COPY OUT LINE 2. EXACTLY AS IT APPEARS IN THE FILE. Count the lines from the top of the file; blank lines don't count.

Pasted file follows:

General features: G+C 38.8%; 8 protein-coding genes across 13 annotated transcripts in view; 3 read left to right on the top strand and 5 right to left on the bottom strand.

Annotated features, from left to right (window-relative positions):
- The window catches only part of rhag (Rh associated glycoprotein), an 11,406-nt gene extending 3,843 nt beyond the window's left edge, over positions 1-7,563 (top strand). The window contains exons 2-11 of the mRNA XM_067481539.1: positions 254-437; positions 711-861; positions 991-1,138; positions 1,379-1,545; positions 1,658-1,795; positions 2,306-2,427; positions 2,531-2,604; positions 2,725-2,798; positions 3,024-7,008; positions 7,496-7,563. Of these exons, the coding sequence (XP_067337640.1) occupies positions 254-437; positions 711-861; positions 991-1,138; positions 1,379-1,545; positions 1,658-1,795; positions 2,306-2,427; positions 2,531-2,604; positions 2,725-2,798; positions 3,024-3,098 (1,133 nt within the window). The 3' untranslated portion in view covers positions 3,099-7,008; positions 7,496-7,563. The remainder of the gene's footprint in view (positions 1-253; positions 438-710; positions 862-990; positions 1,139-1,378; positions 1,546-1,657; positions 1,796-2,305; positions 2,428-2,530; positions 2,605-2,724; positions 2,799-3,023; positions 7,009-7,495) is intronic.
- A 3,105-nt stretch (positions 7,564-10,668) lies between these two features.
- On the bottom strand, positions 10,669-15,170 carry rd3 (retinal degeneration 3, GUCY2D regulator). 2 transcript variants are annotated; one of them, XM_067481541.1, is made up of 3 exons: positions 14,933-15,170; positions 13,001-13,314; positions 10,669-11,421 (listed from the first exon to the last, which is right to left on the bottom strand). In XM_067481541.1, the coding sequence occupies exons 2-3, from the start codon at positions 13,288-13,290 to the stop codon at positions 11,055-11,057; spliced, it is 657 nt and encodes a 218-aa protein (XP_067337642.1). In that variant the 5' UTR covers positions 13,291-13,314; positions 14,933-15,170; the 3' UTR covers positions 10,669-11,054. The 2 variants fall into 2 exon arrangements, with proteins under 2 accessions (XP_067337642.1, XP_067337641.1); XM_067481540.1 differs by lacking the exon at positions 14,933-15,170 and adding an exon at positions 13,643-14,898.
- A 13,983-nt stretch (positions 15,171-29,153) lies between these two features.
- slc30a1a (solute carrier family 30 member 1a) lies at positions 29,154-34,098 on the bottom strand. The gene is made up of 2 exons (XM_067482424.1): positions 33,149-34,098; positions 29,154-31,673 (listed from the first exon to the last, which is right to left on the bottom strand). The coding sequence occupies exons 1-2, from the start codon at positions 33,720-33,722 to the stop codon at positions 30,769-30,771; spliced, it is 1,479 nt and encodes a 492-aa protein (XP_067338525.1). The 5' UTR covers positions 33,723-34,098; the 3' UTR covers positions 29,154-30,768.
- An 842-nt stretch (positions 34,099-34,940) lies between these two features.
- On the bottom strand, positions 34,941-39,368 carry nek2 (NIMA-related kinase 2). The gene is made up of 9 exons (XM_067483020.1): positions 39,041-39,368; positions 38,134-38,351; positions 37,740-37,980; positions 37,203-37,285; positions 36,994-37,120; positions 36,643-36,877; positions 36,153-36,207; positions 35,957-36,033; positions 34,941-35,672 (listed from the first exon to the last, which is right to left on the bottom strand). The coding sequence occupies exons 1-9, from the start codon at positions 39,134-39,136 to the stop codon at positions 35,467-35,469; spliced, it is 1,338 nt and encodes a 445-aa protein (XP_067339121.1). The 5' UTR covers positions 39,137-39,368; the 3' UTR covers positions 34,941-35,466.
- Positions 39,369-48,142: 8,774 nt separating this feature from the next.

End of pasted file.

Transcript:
Annotated features, from left to right (window-relative positions):